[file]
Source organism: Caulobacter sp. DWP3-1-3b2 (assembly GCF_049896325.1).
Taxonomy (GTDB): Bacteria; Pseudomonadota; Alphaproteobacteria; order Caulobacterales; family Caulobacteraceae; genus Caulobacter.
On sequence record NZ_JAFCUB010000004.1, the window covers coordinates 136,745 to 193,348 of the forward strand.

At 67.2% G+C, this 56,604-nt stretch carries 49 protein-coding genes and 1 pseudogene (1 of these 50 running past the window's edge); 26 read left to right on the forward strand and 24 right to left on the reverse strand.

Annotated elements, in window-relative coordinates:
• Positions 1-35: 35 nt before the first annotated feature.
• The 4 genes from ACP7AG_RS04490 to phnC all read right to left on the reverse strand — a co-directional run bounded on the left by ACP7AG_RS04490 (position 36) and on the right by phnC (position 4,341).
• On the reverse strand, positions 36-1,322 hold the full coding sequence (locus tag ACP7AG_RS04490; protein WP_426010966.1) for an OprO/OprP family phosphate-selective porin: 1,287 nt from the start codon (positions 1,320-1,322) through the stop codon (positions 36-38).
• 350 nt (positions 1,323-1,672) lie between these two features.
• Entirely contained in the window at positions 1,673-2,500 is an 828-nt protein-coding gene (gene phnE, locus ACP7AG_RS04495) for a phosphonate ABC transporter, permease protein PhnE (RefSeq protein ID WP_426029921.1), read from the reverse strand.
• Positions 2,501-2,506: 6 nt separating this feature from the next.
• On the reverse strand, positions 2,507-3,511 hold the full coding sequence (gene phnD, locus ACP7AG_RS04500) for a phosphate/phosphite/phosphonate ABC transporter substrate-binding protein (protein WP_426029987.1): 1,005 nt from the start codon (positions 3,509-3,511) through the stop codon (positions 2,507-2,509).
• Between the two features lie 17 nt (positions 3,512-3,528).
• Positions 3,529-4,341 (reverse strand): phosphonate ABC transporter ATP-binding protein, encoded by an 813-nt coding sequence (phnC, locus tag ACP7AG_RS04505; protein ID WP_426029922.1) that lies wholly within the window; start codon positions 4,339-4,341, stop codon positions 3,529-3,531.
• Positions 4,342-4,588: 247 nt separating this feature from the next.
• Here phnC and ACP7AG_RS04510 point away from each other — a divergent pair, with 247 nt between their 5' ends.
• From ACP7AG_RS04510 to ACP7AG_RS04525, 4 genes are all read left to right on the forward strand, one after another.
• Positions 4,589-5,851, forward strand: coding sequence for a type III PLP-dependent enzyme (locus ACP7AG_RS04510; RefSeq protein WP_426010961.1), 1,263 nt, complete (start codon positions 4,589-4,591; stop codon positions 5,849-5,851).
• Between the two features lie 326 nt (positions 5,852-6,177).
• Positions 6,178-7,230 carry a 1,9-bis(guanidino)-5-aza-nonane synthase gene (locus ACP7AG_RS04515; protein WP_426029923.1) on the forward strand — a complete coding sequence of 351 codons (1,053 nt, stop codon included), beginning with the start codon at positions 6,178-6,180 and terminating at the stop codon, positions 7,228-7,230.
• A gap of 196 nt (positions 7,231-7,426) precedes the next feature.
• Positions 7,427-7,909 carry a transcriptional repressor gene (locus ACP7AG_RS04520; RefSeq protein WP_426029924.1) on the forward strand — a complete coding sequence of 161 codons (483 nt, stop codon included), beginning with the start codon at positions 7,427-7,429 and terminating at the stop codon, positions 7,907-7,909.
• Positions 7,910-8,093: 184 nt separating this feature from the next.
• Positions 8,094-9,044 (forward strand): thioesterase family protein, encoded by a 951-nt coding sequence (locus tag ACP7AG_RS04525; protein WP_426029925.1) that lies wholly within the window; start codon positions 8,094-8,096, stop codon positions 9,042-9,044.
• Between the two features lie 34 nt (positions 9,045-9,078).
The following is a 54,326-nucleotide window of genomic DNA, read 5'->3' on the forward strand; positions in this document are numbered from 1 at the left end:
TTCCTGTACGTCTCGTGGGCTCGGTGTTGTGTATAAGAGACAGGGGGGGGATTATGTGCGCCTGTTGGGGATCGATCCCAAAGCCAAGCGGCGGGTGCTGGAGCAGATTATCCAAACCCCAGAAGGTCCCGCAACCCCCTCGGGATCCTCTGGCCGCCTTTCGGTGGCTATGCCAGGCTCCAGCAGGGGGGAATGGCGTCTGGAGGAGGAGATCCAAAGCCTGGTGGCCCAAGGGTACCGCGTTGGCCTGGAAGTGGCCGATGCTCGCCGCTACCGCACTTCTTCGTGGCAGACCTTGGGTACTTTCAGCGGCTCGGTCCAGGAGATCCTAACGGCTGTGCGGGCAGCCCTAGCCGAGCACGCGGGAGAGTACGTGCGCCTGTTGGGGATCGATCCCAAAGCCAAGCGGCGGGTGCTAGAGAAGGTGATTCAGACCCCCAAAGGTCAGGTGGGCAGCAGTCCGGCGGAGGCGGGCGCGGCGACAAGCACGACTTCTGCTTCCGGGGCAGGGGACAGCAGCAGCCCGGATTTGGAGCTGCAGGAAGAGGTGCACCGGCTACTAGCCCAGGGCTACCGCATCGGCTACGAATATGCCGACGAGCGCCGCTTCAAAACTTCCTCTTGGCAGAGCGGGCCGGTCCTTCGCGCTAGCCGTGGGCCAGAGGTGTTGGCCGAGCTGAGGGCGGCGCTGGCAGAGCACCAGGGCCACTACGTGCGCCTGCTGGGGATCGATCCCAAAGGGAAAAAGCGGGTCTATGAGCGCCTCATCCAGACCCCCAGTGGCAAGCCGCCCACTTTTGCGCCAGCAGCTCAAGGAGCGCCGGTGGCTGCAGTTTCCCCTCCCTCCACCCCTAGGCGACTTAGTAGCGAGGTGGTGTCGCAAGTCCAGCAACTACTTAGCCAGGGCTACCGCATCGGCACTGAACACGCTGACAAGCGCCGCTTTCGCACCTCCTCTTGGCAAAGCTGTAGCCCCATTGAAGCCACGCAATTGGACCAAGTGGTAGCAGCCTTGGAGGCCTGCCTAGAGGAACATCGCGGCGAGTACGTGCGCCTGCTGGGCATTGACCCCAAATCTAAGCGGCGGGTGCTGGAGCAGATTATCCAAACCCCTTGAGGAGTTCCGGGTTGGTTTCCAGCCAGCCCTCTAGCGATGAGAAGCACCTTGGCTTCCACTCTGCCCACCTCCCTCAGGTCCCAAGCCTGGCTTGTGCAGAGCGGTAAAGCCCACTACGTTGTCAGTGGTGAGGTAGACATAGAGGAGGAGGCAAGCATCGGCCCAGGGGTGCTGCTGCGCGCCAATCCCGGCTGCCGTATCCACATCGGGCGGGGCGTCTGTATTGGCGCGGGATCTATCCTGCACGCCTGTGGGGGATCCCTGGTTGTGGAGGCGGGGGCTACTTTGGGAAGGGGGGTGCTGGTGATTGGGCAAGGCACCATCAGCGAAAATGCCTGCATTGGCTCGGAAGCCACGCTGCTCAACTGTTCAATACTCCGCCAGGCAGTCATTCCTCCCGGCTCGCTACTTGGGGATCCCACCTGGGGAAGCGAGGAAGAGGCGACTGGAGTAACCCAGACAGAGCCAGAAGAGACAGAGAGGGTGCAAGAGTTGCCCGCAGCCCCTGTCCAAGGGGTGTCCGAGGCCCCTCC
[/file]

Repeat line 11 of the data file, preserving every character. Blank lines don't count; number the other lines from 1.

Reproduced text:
• Positions 2,501-2,506: 6 nt separating this feature from the next.